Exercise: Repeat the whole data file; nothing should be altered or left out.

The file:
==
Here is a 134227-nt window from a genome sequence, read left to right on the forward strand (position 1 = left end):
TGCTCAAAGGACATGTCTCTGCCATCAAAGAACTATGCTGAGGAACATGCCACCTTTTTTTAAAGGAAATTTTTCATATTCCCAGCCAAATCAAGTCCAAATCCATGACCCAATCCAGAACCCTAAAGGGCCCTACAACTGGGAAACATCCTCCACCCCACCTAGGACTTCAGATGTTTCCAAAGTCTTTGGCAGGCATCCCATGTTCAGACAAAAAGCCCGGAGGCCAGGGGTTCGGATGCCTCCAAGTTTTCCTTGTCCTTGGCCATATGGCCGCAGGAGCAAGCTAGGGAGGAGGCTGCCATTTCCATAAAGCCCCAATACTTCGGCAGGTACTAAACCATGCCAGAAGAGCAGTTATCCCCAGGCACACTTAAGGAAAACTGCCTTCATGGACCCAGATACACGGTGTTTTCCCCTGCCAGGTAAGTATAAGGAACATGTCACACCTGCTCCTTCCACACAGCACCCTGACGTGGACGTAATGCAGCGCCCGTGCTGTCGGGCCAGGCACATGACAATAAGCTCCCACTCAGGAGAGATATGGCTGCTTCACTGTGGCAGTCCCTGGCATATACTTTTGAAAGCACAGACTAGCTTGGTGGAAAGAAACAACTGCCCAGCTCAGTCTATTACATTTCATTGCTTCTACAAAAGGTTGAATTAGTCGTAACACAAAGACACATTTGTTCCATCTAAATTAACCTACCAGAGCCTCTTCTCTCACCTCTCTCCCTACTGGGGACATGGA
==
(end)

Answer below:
Here is a 134227-nt window from a genome sequence, read left to right on the forward strand (position 1 = left end):
TGCTCAAAGGACATGTCTCTGCCATCAAAGAACTATGCTGAGGAACATGCCACCTTTTTTTAAAGGAAATTTTTCATATTCCCAGCCAAATCAAGTCCAAATCCATGACCCAATCCAGAACCCTAAAGGGCCCTACAACTGGGAAACATCCTCCACCCCACCTAGGACTTCAGATGTTTCCAAAGTCTTTGGCAGGCATCCCATGTTCAGACAAAAAGCCCGGAGGCCAGGGGTTCGGATGCCTCCAAGTTTTCCTTGTCCTTGGCCATATGGCCGCAGGAGCAAGCTAGGGAGGAGGCTGCCATTTCCATAAAGCCCCAATACTTCGGCAGGTACTAAACCATGCCAGAAGAGCAGTTATCCCCAGGCACACTTAAGGAAAACTGCCTTCATGGACCCAGATACACGGTGTTTTCCCCTGCCAGGTAAGTATAAGGAACATGTCACACCTGCTCCTTCCACACAGCACCCTGACGTGGACGTAATGCAGCGCCCGTGCTGTCGGGCCAGGCACATGACAATAAGCTCCCACTCAGGAGAGATATGGCTGCTTCACTGTGGCAGTCCCTGGCATATACTTTTGAAAGCACAGACTAGCTTGGTGGAAAGAAACAACTGCCCAGCTCAGTCTATTACATTTCATTGCTTCTACAAAAGGTTGAATTAGTCGTAACACAAAGACACATTTGTTCCATCTAAATTAACCTACCAGAGCCTCTTCTCTCACCTCTCTCCCTACTGGGGACATGGA